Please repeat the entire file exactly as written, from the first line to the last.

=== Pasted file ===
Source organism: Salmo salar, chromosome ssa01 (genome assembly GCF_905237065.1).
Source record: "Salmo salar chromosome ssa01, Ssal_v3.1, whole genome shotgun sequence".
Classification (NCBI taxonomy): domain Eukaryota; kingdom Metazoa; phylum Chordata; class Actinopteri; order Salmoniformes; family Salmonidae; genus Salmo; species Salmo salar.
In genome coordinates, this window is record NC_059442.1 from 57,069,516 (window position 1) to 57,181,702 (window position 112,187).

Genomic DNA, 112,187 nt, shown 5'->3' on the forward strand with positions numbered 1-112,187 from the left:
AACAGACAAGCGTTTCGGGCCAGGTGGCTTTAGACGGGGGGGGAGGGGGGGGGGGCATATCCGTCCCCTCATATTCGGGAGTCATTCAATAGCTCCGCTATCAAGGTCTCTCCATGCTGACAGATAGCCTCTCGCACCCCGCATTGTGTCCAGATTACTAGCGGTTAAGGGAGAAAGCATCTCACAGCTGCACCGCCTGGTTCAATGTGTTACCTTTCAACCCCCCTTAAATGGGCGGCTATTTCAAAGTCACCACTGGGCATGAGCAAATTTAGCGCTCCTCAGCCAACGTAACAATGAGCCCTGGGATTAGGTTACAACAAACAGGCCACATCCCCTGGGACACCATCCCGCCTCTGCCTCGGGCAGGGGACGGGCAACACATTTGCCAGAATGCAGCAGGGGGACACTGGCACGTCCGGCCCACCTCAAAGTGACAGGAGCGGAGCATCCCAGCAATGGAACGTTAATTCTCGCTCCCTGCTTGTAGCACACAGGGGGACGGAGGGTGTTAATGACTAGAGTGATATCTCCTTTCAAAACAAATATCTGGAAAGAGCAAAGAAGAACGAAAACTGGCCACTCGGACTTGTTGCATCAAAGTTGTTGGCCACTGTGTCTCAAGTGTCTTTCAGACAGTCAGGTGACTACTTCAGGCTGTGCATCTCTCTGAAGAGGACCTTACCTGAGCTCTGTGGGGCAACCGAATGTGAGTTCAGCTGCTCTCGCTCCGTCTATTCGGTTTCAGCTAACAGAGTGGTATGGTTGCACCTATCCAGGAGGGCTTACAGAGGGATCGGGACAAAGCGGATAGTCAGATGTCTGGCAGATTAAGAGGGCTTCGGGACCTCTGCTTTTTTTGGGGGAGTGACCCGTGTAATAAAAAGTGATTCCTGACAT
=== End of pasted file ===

Source organism: Salmo salar, chromosome ssa01 (genome assembly GCF_905237065.1).
Source record: "Salmo salar chromosome ssa01, Ssal_v3.1, whole genome shotgun sequence".
Classification (NCBI taxonomy): domain Eukaryota; kingdom Metazoa; phylum Chordata; class Actinopteri; order Salmoniformes; family Salmonidae; genus Salmo; species Salmo salar.
In genome coordinates, this window is record NC_059442.1 from 57,069,516 (window position 1) to 57,181,702 (window position 112,187).

Genomic DNA, 112,187 nt, shown 5'->3' on the forward strand with positions numbered 1-112,187 from the left:
AACAGACAAGCGTTTCGGGCCAGGTGGCTTTAGACGGGGGGGGAGGGGGGGGGGGCATATCCGTCCCCTCATATTCGGGAGTCATTCAATAGCTCCGCTATCAAGGTCTCTCCATGCTGACAGATAGCCTCTCGCACCCCGCATTGTGTCCAGATTACTAGCGGTTAAGGGAGAAAGCATCTCACAGCTGCACCGCCTGGTTCAATGTGTTACCTTTCAACCCCCCTTAAATGGGCGGCTATTTCAAAGTCACCACTGGGCATGAGCAAATTTAGCGCTCCTCAGCCAACGTAACAATGAGCCCTGGGATTAGGTTACAACAAACAGGCCACATCCCCTGGGACACCATCCCGCCTCTGCCTCGGGCAGGGGACGGGCAACACATTTGCCAGAATGCAGCAGGGGGACACTGGCACGTCCGGCCCACCTCAAAGTGACAGGAGCGGAGCATCCCAGCAATGGAACGTTAATTCTCGCTCCCTGCTTGTAGCACACAGGGGGACGGAGGGTGTTAATGACTAGAGTGATATCTCCTTTCAAAACAAATATCTGGAAAGAGCAAAGAAGAACGAAAACTGGCCACTCGGACTTGTTGCATCAAAGTTGTTGGCCACTGTGTCTCAAGTGTCTTTCAGACAGTCAGGTGACTACTTCAGGCTGTGCATCTCTCTGAAGAGGACCTTACCTGAGCTCTGTGGGGCAACCGAATGTGAGTTCAGCTGCTCTCGCTCCGTCTATTCGGTTTCAGCTAACAGAGTGGTATGGTTGCACCTATCCAGGAGGGCTTACAGAGGGATCGGGACAAAGCGGATAGTCAGATGTCTGGCAGATTAAGAGGGCTTCGGGACCTCTGCTTTTTTTGGGGGAGTGACCCGTGTAATAAAAAGTGATTCCTGACAT